Barnett has been obsessed with hip-hop dancing from an early age, so her progression into the genre and onto the stage was always on the cards. 

"I like the freedom of movement more than your classical ballet, where you learn more terminology and positions and it's a little more strict and a little more upright. Hip-hop is more free. You have more space to move and there's more fluidity. And I liked that about it. It's strong. It's hard-hitting. I'm more of a strong dancer. I'm not really as elegant, and I just could not point my feet like a dancer should - I was always in trouble for that!" she laughed. 

"Hip-hop, you know, you can wear chunky shoes. It's just a little more self-expressive, it really called to me."

Barnett's worked with New Zealand choreography legend Kiel Tutin, ("He's like a brother to me, and we've been able to do some really cool opportunities together") who is one of the brains behind K-pop group BlackPink's dance moves.

That led to playing major American music festival Coachella this year with the K-pop sensations headlining. It's not the first time she's danced with them, and it's led to a gradual bond.

"I think we had more of a personal connection with Blackpink. They are so much more personable. I really love working with them because they, you know, they'll take us out, they'll talk to us. I don't feel like they're famous at all. That's how they make you feel when you talk to them - like they're just a normal person. 

"We started rehearsals in Korea straight after I finished the Super Bowl. I got on a plane to Korea. We rehearsed there for two weeks, then came back to the US, had production rehearsals and then Vegas for ten days. And then Coachella started. 

"That experience was incredible - we had a big group of New Zealand dancers [at the show] and to be in a crowd of 70,000 people plus 250 million views on YouTube for the livestream, it was just very surreal. I don't think you can quite comprehend how big of a crowd that is until you're like on stage."

While many could crumble with the constant pressure from high-level performances on the world stage, Barnett's found having over a decade's worth of experience under her belt has helped allay any fears of being overcome with anxiety.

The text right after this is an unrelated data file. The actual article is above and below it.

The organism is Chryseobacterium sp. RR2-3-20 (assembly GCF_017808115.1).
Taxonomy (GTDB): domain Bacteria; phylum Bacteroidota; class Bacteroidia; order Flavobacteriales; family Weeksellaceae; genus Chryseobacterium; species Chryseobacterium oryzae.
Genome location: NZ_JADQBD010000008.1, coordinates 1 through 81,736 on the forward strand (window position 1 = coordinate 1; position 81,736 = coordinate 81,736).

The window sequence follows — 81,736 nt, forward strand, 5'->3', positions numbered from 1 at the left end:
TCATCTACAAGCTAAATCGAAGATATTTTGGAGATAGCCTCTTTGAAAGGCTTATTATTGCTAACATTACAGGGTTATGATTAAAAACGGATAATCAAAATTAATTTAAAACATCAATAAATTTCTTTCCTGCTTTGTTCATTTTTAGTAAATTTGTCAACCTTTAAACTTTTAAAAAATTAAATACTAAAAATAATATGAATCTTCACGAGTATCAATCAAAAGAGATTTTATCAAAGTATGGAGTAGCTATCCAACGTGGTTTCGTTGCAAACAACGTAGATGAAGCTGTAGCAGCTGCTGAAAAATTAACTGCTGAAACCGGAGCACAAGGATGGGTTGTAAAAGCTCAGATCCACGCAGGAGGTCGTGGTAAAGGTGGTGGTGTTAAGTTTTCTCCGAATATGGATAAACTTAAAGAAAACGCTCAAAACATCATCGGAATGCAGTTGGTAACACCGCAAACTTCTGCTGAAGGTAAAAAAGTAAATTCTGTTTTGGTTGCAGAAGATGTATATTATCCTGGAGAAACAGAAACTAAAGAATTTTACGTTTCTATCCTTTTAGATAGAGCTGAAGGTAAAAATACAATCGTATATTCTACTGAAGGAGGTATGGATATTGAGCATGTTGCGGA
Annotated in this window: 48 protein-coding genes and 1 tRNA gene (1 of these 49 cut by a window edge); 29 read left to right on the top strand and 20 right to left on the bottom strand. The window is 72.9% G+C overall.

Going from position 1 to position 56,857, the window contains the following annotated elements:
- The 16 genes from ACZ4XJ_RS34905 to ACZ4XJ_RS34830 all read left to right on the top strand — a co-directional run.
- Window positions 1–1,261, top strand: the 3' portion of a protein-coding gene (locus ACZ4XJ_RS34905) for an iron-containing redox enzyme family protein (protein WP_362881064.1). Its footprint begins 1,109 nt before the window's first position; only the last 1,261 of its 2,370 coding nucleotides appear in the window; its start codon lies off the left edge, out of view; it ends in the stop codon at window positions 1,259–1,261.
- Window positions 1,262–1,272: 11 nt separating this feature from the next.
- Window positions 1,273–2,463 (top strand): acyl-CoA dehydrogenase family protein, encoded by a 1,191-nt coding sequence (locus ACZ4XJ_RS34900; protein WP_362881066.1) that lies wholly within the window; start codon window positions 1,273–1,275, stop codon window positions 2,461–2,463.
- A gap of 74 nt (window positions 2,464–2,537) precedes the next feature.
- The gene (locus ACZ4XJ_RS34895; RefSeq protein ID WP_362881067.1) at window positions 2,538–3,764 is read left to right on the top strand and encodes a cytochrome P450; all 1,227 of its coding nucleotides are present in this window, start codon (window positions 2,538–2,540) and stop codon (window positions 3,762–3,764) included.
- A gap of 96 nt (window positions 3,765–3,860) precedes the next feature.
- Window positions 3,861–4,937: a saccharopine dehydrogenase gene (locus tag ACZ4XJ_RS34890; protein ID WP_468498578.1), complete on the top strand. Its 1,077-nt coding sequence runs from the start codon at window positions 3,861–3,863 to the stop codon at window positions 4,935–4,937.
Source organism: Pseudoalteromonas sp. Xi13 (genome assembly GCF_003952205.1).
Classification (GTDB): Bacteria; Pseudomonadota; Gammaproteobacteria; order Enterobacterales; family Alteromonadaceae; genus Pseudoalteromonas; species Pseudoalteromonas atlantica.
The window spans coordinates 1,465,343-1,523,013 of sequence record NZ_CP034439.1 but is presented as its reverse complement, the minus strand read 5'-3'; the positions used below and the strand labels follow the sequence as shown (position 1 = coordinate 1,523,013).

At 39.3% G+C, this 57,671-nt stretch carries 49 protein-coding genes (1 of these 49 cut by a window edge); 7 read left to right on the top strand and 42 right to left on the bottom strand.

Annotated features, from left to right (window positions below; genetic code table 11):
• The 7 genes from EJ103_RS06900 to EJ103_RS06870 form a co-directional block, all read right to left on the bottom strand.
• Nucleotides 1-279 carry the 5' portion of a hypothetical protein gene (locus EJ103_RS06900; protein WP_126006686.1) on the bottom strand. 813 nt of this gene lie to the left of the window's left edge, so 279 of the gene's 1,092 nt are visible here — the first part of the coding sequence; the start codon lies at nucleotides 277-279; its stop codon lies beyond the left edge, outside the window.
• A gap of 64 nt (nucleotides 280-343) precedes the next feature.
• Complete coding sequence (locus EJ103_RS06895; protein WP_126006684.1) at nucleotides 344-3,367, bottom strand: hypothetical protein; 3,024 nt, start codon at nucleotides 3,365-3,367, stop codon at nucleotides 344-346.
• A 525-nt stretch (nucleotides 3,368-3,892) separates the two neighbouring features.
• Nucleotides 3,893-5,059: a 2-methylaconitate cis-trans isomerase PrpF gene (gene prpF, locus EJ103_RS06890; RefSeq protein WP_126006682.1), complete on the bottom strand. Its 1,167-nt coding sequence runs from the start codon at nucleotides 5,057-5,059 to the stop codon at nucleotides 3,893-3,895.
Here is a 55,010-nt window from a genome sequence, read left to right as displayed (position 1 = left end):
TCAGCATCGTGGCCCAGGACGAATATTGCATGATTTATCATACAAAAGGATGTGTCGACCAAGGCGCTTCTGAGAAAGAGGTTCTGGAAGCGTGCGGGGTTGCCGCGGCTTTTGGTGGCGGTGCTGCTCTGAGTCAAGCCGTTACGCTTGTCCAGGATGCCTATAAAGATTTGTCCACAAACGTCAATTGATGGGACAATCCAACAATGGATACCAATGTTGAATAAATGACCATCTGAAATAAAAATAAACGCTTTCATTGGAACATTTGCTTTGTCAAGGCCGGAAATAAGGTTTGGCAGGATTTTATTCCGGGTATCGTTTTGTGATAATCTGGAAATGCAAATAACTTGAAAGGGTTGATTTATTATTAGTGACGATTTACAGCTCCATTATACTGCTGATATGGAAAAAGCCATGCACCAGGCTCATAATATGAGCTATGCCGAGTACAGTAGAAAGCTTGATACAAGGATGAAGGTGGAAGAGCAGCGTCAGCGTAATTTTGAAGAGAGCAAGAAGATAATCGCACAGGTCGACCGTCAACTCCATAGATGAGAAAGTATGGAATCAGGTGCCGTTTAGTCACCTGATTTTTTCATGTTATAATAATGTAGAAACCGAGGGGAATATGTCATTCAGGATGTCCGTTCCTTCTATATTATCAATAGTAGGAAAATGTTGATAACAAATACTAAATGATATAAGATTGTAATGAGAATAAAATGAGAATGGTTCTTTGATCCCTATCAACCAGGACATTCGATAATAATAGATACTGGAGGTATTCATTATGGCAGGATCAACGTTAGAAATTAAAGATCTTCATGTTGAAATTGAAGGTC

"I've been in high levels of stressful situations since I was very young, since I was 12. In terms of performances, I've been doing a lot of big things, so you can get anxiety but I just make a conscious effort to make sure I'm going to have fun. I think I've been doing this for so long that I'm so confident in my experience and my talents and what I'm good at working with artists. 

"I know my dancing. I know the choreography. I'm so confident within myself that I don't give into that doubt or moments of anxiety. I deal with the pressure really well. I think I thrive on it, to be honest."

For now, Barnett's looking to the future, and despite already dancing with some of the biggest names in music, she still has a bucket list of stars she wants to work with.

"Obviously, Ariana Grande would be incredible. Just because we saw her other tours, and she's amazing. Chris Brown - I think he's just a great dancer, great singer, so I'd love to work with him on a dancer level. I feel like I really want to work with Jack Harlow because I just love his voice and I think he would be like the nicest, down to earth artist to work for. But those are my three currently."

As for what's immediately next, Barnett is back out on the road after our chat, with more tour dates coming up for an as-yet-unannounced series of shows. 

With all the touring and travelling, you'd think there wasn't time to miss any home comforts from Aotearoa. But she's quick to reply: "Pies, simple yet effective. Like in America, they only have sweet pies and they don't have the pastry.

"My boyfriend actually started making his own pies. He had at least 10 pies in five days in New Zealand [when we visited for the first time]. So then he was like, 'Nah, I'm going to make them'.

"We miss the pies and I miss the dairy!"